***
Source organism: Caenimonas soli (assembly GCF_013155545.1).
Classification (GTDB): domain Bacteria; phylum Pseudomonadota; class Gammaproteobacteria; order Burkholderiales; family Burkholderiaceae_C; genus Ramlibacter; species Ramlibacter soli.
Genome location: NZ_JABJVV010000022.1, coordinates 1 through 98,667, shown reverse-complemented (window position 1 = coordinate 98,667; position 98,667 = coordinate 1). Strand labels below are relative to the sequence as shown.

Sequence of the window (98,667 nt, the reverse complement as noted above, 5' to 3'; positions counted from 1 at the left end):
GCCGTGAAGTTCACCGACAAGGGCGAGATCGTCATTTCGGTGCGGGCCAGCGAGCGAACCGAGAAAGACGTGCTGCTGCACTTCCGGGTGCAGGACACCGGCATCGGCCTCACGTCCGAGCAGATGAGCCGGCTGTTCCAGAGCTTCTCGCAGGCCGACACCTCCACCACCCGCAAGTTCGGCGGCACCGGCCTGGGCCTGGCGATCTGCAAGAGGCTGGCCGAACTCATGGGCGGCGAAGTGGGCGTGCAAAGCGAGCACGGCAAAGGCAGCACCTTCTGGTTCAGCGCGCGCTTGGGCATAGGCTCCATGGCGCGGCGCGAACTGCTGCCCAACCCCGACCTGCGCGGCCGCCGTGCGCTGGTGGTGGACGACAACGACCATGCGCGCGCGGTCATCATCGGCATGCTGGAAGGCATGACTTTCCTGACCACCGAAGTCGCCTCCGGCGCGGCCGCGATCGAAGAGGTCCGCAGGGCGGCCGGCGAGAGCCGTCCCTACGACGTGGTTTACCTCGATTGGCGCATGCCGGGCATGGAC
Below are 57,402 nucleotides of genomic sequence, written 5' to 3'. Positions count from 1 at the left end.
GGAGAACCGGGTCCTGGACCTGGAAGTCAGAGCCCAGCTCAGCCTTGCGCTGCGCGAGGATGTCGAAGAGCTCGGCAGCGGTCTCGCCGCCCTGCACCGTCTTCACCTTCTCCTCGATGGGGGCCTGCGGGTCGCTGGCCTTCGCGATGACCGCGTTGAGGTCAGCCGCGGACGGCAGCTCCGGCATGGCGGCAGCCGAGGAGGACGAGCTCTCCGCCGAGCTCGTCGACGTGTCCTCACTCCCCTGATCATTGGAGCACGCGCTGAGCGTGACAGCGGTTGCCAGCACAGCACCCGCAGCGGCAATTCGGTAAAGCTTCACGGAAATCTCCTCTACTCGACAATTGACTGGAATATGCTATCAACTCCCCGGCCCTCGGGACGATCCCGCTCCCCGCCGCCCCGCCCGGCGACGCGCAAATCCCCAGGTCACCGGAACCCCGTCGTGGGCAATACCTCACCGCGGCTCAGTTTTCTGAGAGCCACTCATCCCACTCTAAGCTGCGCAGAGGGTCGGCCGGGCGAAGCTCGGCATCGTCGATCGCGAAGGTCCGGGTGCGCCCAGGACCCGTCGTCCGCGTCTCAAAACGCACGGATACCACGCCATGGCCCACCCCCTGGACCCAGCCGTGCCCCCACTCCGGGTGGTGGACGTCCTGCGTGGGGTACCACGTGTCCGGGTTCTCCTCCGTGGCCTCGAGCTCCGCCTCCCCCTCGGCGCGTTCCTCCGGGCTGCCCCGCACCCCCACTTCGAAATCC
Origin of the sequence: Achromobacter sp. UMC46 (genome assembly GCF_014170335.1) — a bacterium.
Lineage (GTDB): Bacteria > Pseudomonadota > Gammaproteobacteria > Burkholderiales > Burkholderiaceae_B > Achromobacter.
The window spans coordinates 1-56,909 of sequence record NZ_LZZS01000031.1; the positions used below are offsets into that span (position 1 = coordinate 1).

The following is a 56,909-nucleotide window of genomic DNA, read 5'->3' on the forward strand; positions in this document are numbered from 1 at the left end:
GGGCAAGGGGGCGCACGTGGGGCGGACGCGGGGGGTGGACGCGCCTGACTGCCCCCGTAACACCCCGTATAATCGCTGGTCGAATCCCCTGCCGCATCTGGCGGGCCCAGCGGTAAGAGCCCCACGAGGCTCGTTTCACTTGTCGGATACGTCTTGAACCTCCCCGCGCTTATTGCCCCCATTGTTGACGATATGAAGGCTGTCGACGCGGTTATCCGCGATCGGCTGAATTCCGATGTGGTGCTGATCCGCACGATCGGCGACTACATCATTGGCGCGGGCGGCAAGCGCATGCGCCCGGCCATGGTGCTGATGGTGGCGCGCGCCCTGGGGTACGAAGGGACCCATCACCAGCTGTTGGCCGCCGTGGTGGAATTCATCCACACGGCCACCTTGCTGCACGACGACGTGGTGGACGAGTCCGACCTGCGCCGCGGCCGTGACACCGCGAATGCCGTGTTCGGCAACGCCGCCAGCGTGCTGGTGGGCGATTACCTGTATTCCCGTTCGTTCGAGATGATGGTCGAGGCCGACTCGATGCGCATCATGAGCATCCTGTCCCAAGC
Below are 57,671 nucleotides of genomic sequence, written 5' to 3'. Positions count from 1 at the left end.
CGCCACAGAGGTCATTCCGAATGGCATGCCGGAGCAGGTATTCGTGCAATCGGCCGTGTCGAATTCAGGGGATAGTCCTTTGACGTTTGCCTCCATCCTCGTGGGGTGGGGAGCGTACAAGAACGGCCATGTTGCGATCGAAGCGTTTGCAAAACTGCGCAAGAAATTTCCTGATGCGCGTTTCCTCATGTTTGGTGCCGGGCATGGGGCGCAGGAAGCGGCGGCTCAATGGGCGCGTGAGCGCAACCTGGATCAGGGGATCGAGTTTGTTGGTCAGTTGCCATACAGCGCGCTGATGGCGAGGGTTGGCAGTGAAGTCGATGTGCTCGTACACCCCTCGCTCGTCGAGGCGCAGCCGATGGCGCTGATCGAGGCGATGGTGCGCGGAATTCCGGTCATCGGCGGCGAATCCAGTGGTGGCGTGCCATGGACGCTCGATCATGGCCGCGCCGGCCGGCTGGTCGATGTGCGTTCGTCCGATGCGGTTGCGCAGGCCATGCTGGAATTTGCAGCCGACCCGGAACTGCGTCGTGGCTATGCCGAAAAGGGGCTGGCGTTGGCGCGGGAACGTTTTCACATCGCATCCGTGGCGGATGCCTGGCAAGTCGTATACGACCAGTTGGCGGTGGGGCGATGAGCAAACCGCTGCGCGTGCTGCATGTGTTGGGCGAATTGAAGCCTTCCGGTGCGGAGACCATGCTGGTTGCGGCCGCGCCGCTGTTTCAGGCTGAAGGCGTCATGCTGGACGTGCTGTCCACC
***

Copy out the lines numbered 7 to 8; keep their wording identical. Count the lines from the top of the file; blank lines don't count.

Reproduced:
GGAGAACCGGGTCCTGGACCTGGAAGTCAGAGCCCAGCTCAGCCTTGCGCTGCGCGAGGATGTCGAAGAGCTCGGCAGCGGTCTCGCCGCCCTGCACCGTCTTCACCTTCTCCTCGATGGGGGCCTGCGGGTCGCTGGCCTTCGCGATGACCGCGTTGAGGTCAGCCGCGGACGGCAGCTCCGGCATGGCGGCAGCCGAGGAGGACGAGCTCTCCGCCGAGCTCGTCGACGTGTCCTCACTCCCCTGATCATTGGAGCACGCGCTGAGCGTGACAGCGGTTGCCAGCACAGCACCCGCAGCGGCAATTCGGTAAAGCTTCACGGAAATCTCCTCTACTCGACAATTGACTGGAATATGCTATCAACTCCCCGGCCCTCGGGACGATCCCGCTCCCCGCCGCCCCGCCCGGCGACGCGCAAATCCCCAGGTCACCGGAACCCCGTCGTGGGCAATACCTCACCGCGGCTCAGTTTTCTGAGAGCCACTCATCCCACTCTAAGCTGCGCAGAGGGTCGGCCGGGCGAAGCTCGGCATCGTCGATCGCGAAGGTCCGGGTGCGCCCAGGACCCGTCGTCCGCGTCTCAAAACGCACGGATACCACGCCATGGCCCACCCCCTGGACCCAGCCGTGCCCCCACTCCGGGTGGTGGACGTCCTGCGTGGGGTACCACGTGTCCGGGTTCTCCTCCGTGGCCTCGAGCTCCGCCTCCCCCTCGGCGCGTTCCTCCGGGCTGCCCCGCACCCCCACTTCGAAATCC
Origin of the sequence: Achromobacter sp. UMC46 (genome assembly GCF_014170335.1) — a bacterium.